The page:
“We want our children to see their mothers are sex workers and be proud.”
To the vast majority of people, this statement would not sit well. Sex work might be the oldest profession in the world, but the mere idea of discussing its virtues is completely at odds with what society deems acceptable.
That these words stem from a 38-year-old mother of four would be further cause for disquiet. Parents, and especially adult women, are simply not expected to say such things.
Which is why Duduzile Dlamini says them.
As a founding member of Mothers for the Future, an organisation providing aid and support to mothers working in the sex industry, she is determined that the stigma attached to the trade be removed through decriminalisation of sex work in South Africa.
Ms Dlamini was one of the keynote speakers at a Mother’s Day celebration held at the offices of the Sex Worker Education and Advocacy Task Force (SWEAT) in Observatory, last week, where other mothers in the industry spoke openly about the challenges they face both on the streets and at home.
The event was also used to launch the short film, Sex Worker Superheroes, in which these mothers give emotional testimony about their lives.
Mothers for the Future, which is backed by SWEAT and the Sisonke Foundation, performs an outreach function for sex worker mothers across South Africa. It educates them on birth control and family planning, looks at ways in which their children might receive a good education and assists them in obtaining child grants.
“When we first started out, we had 15 mothers in the programme. What we found was that none of these women had told their children they were sex workers,” Ms Dlamini said.
“In most cases, these children had learnt about their mothers’ profession from neighbours, who told them what they were doing was bad. And the mothers were so embarrassed.”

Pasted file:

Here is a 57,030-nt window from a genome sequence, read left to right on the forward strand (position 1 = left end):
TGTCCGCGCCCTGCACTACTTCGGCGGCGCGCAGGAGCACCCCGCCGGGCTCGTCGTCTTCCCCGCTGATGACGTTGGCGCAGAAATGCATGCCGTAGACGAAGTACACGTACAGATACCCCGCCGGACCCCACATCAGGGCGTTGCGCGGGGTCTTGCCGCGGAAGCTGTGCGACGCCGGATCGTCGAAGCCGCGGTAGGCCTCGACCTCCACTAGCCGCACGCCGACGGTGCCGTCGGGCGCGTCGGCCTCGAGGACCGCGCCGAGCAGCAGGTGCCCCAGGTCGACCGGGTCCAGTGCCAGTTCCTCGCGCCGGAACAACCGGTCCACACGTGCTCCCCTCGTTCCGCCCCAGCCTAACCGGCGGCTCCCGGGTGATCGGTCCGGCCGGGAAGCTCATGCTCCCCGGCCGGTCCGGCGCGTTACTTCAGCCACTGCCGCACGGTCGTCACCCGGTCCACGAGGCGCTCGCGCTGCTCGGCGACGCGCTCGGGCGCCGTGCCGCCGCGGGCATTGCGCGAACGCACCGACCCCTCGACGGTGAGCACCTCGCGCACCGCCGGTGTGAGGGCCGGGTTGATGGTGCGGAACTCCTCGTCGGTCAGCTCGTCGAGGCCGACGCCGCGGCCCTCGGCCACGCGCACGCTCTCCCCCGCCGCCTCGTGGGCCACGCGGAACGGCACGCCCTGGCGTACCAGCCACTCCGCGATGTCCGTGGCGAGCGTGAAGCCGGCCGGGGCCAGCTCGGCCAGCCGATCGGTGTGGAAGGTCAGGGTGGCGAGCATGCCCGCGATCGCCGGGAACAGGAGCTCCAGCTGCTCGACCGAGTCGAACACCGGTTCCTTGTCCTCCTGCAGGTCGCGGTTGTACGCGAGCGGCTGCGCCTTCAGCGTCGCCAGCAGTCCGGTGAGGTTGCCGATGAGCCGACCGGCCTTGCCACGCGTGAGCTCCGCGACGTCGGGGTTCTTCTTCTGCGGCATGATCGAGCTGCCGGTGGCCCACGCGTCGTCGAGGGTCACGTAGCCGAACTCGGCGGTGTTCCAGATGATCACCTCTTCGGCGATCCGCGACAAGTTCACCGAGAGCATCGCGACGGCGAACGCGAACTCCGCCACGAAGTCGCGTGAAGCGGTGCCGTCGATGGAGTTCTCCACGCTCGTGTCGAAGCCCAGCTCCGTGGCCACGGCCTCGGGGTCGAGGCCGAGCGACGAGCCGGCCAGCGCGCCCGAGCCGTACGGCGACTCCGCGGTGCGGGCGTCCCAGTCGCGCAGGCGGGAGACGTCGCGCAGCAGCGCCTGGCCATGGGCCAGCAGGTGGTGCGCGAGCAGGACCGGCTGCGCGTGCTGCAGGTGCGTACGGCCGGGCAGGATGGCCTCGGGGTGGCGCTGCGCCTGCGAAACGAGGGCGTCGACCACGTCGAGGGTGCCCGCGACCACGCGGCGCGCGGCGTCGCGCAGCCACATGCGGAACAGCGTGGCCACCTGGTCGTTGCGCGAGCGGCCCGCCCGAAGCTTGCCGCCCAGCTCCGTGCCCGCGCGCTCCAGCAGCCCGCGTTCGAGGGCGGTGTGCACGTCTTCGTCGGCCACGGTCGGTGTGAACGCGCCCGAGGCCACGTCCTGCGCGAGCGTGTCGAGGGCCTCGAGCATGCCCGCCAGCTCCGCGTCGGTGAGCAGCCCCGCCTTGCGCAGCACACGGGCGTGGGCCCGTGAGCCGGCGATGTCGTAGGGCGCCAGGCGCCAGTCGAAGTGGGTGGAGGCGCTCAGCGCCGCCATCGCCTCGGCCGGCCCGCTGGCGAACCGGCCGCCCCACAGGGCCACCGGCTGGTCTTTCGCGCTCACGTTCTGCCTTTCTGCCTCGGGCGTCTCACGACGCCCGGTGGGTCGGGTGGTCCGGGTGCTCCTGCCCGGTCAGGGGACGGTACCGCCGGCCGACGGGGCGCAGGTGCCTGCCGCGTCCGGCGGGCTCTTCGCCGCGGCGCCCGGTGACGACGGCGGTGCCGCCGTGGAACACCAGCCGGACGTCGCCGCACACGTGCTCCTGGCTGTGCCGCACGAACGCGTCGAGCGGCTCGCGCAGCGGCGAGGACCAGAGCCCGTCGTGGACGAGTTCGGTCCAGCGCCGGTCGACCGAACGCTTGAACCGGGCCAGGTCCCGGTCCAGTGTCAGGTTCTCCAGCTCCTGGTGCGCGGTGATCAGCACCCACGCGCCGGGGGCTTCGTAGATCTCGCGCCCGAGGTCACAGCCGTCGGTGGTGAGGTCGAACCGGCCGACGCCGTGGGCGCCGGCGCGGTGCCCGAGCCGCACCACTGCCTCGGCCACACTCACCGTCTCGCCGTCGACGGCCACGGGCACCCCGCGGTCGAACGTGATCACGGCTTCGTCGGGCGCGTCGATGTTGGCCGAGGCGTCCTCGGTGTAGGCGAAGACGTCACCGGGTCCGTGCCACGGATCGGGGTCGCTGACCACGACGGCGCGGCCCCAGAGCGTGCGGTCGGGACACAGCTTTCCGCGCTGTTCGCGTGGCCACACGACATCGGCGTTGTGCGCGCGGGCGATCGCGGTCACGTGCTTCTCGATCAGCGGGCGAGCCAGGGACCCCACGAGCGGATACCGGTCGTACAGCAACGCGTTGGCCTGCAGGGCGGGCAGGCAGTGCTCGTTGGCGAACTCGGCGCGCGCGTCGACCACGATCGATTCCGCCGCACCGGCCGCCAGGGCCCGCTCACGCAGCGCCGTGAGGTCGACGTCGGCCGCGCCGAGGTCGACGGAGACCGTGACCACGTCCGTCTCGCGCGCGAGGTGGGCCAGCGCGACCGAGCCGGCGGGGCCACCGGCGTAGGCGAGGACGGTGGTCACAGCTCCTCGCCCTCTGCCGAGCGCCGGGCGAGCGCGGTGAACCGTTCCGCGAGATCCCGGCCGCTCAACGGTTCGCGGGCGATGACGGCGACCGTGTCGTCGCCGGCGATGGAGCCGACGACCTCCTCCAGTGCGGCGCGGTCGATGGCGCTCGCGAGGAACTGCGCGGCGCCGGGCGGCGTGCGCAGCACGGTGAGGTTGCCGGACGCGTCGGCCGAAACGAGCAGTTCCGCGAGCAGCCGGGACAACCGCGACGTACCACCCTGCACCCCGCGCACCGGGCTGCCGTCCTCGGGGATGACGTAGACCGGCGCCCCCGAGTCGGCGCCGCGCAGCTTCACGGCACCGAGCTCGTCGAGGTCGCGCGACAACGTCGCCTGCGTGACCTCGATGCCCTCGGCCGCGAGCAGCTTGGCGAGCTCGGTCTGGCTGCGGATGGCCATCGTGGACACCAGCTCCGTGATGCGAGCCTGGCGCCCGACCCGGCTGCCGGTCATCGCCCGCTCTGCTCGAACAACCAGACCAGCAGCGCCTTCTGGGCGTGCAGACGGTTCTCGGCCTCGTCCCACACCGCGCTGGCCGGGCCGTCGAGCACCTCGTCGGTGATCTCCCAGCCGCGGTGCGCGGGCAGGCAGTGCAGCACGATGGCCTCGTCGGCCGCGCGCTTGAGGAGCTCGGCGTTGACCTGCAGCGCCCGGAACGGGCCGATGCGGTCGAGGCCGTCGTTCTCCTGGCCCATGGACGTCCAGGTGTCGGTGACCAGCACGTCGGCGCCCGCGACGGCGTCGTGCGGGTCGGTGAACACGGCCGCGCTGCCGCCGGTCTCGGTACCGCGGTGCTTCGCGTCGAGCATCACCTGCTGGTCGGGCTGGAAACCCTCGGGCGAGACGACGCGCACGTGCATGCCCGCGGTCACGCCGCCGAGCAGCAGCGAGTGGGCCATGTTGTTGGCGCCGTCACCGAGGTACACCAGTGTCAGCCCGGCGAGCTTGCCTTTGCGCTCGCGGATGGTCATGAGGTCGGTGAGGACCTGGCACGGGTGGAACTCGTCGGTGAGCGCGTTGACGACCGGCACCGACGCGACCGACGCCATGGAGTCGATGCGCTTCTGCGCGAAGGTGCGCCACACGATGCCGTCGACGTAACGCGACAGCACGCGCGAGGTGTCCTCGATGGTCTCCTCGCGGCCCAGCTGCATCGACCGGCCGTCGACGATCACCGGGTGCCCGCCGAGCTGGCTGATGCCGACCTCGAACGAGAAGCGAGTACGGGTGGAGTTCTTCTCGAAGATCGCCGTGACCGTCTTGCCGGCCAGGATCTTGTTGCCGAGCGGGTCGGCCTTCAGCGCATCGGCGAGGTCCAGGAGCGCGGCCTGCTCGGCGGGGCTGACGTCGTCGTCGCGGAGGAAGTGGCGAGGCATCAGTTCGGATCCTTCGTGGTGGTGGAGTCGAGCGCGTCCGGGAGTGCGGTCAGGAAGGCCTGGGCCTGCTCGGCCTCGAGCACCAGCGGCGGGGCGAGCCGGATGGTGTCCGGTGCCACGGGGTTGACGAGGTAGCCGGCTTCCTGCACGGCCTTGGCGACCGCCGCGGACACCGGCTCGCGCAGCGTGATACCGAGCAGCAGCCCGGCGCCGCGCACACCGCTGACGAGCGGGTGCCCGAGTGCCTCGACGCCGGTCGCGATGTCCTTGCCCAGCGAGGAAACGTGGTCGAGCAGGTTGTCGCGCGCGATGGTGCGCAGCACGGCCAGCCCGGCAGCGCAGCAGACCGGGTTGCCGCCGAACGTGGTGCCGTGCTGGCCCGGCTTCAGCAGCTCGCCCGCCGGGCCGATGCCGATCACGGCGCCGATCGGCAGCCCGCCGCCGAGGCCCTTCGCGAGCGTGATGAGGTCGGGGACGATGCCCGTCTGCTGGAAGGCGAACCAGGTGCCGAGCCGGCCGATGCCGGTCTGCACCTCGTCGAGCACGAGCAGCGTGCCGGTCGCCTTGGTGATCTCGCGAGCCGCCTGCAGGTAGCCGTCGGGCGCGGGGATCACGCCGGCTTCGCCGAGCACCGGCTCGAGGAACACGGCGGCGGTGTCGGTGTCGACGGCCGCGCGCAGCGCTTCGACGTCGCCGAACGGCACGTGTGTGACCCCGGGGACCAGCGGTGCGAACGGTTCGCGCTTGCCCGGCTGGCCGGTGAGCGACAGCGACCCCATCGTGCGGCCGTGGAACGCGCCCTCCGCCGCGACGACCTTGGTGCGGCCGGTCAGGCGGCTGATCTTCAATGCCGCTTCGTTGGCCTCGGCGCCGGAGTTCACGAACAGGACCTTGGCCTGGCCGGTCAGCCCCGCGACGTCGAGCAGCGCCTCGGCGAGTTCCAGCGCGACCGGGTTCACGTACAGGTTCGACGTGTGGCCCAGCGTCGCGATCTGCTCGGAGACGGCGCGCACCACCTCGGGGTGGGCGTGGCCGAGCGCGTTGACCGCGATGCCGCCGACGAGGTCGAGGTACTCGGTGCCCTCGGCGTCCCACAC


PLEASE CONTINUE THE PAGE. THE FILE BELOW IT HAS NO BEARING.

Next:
She said she found this situation “completely unfair”.
“If you are going to call us criminals for what we do, then surely Shoprite or Vodacom should also be criminalised as well, because we spend our money with them, buying food and airtime which we need for our business.
“We call on all South Africans to help us get sex work decriminalised.”
A question-and-answer session with four sex workers also gave insights into their world, which, while dangerous at times, was one they found worked best for them.
A sex worker who wanted to be identified only as Nobuhle, said she saw herself as a survivor.
“As a mother I have to think about my children all the time, and that makes it hard. Some of us also support more than one household, and that can make things even more difficult,” she said.
“Sometimes you go out to work on a Friday and you are excited because you will make enough money to cover everything you will need at home, but then you get locked up by the police for the weekend. Then you worry about your children, because they are all alone at home and you also won’t be able to provide for them.”
She said by decriminalising the profession her situation would be greatly improved.
“I think what many people don’t understand is that I am not just a sex worker. I am a member of my community. I go to church, and I pay my bills. I do sex work for my family, nothing else. Right now, I am paying for my brother’s fees at university. So I am proud that I am able to do this.”
Another sex worker told the audience she was 53 years old, and was responsible for her grandchildren as her own children had died.
“I am old now, and I am about to retire. The clients only want the young girls. How am I going to look after myself and my grandkids?”
Ms Dlamini said if sex work were decriminalised, this woman would be able to apply for a provident fund, but as it stood at the moment there was no chance of that. During their testimonies, many of the women were moved to tears. They believe they are being victimised by a system that does not address their concerns.
However, there were also lighter moments, culminating in a series of skits in which the women played out common scenarios that occurred at home. The sex workers relished the opportunity to dress up and show their acting skills, which were also well received by the audience.